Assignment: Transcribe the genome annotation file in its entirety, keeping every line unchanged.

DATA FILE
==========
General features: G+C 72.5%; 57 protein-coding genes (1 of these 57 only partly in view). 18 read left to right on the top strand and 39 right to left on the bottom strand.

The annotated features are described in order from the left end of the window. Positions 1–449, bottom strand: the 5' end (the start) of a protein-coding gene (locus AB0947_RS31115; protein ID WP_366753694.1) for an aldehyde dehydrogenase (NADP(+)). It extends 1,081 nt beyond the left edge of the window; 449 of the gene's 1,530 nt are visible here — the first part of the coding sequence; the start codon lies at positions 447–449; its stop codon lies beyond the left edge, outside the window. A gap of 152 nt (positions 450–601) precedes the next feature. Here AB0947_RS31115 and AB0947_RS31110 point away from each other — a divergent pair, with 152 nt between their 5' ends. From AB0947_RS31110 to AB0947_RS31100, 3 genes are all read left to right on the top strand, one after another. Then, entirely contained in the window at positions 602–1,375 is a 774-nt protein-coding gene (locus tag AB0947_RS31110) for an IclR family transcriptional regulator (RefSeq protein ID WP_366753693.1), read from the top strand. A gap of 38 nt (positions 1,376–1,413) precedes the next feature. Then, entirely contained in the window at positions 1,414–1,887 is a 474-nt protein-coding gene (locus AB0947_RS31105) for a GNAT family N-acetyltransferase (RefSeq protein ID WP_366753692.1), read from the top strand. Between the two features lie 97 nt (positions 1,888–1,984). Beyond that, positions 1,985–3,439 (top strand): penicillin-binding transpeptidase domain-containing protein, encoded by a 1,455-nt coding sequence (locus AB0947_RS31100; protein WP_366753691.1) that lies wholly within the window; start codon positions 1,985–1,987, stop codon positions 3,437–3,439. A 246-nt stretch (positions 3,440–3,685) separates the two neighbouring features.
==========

General features: G+C 72.5%; 57 protein-coding genes (1 of these 57 only partly in view). 18 read left to right on the top strand and 39 right to left on the bottom strand.

The annotated features are described in order from the left end of the window. Positions 1–449, bottom strand: the 5' end (the start) of a protein-coding gene (locus AB0947_RS31115; protein ID WP_366753694.1) for an aldehyde dehydrogenase (NADP(+)). It extends 1,081 nt beyond the left edge of the window; 449 of the gene's 1,530 nt are visible here — the first part of the coding sequence; the start codon lies at positions 447–449; its stop codon lies beyond the left edge, outside the window. A gap of 152 nt (positions 450–601) precedes the next feature. Here AB0947_RS31115 and AB0947_RS31110 point away from each other — a divergent pair, with 152 nt between their 5' ends. From AB0947_RS31110 to AB0947_RS31100, 3 genes are all read left to right on the top strand, one after another. Then, entirely contained in the window at positions 602–1,375 is a 774-nt protein-coding gene (locus tag AB0947_RS31110) for an IclR family transcriptional regulator (RefSeq protein ID WP_366753693.1), read from the top strand. A gap of 38 nt (positions 1,376–1,413) precedes the next feature. Then, entirely contained in the window at positions 1,414–1,887 is a 474-nt protein-coding gene (locus AB0947_RS31105) for a GNAT family N-acetyltransferase (RefSeq protein ID WP_366753692.1), read from the top strand. Between the two features lie 97 nt (positions 1,888–1,984). Beyond that, positions 1,985–3,439 (top strand): penicillin-binding transpeptidase domain-containing protein, encoded by a 1,455-nt coding sequence (locus AB0947_RS31100; protein WP_366753691.1) that lies wholly within the window; start codon positions 1,985–1,987, stop codon positions 3,437–3,439. A 246-nt stretch (positions 3,440–3,685) separates the two neighbouring features.